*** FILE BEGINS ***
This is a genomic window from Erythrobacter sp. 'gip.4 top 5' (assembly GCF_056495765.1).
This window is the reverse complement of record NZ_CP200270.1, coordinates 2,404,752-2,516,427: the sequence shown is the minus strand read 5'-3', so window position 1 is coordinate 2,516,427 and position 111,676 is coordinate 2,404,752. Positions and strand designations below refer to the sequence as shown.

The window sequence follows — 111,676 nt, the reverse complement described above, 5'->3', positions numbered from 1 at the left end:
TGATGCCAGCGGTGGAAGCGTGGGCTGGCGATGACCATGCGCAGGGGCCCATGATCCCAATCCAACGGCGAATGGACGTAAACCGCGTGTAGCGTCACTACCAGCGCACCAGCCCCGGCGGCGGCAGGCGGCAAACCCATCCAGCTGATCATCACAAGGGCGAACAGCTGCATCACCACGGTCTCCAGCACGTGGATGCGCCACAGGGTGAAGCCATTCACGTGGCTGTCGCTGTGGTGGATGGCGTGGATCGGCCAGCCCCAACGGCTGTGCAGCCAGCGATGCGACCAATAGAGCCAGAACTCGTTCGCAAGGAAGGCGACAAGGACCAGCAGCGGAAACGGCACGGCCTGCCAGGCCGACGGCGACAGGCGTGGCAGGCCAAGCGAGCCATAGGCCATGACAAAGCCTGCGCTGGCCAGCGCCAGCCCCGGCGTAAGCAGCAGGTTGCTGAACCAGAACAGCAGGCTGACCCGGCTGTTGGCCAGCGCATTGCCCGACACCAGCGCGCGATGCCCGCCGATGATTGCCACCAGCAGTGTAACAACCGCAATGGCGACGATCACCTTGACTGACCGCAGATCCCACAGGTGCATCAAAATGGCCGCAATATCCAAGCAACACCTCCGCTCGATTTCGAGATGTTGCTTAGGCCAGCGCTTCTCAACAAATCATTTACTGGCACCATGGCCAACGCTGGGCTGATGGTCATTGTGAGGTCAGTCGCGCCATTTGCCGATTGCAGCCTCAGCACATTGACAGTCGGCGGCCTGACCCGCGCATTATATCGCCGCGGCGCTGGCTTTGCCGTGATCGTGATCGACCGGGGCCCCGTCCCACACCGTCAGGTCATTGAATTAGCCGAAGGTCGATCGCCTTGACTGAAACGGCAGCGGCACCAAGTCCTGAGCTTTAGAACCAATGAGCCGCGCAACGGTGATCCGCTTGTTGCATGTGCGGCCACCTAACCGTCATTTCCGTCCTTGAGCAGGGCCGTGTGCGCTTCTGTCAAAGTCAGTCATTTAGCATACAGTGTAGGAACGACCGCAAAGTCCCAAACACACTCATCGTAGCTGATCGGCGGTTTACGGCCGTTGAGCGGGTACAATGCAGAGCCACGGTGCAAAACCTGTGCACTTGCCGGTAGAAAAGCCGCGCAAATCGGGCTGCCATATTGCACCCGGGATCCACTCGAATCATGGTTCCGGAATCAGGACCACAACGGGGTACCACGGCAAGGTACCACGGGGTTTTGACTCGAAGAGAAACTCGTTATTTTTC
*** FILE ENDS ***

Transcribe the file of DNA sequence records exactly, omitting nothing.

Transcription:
This is a genomic window from Erythrobacter sp. 'gip.4 top 5' (assembly GCF_056495765.1).
This window is the reverse complement of record NZ_CP200270.1, coordinates 2,404,752-2,516,427: the sequence shown is the minus strand read 5'-3', so window position 1 is coordinate 2,516,427 and position 111,676 is coordinate 2,404,752. Positions and strand designations below refer to the sequence as shown.

The window sequence follows — 111,676 nt, the reverse complement described above, 5'->3', positions numbered from 1 at the left end:
TGATGCCAGCGGTGGAAGCGTGGGCTGGCGATGACCATGCGCAGGGGCCCATGATCCCAATCCAACGGCGAATGGACGTAAACCGCGTGTAGCGTCACTACCAGCGCACCAGCCCCGGCGGCGGCAGGCGGCAAACCCATCCAGCTGATCATCACAAGGGCGAACAGCTGCATCACCACGGTCTCCAGCACGTGGATGCGCCACAGGGTGAAGCCATTCACGTGGCTGTCGCTGTGGTGGATGGCGTGGATCGGCCAGCCCCAACGGCTGTGCAGCCAGCGATGCGACCAATAGAGCCAGAACTCGTTCGCAAGGAAGGCGACAAGGACCAGCAGCGGAAACGGCACGGCCTGCCAGGCCGACGGCGACAGGCGTGGCAGGCCAAGCGAGCCATAGGCCATGACAAAGCCTGCGCTGGCCAGCGCCAGCCCCGGCGTAAGCAGCAGGTTGCTGAACCAGAACAGCAGGCTGACCCGGCTGTTGGCCAGCGCATTGCCCGACACCAGCGCGCGATGCCCGCCGATGATTGCCACCAGCAGTGTAACAACCGCAATGGCGACGATCACCTTGACTGACCGCAGATCCCACAGGTGCATCAAAATGGCCGCAATATCCAAGCAACACCTCCGCTCGATTTCGAGATGTTGCTTAGGCCAGCGCTTCTCAACAAATCATTTACTGGCACCATGGCCAACGCTGGGCTGATGGTCATTGTGAGGTCAGTCGCGCCATTTGCCGATTGCAGCCTCAGCACATTGACAGTCGGCGGCCTGACCCGCGCATTATATCGCCGCGGCGCTGGCTTTGCCGTGATCGTGATCGACCGGGGCCCCGTCCCACACCGTCAGGTCATTGAATTAGCCGAAGGTCGATCGCCTTGACTGAAACGGCAGCGGCACCAAGTCCTGAGCTTTAGAACCAATGAGCCGCGCAACGGTGATCCGCTTGTTGCATGTGCGGCCACCTAACCGTCATTTCCGTCCTTGAGCAGGGCCGTGTGCGCTTCTGTCAAAGTCAGTCATTTAGCATACAGTGTAGGAACGACCGCAAAGTCCCAAACACACTCATCGTAGCTGATCGGCGGTTTACGGCCGTTGAGCGGGTACAATGCAGAGCCACGGTGCAAAACCTGTGCACTTGCCGGTAGAAAAGCCGCGCAAATCGGGCTGCCATATTGCACCCGGGATCCACTCGAATCATGGTTCCGGAATCAGGACCACAACGGGGTACCACGGCAAGGTACCACGGGGTTTTGACTCGAAGAGAAACTCGTTATTTTTC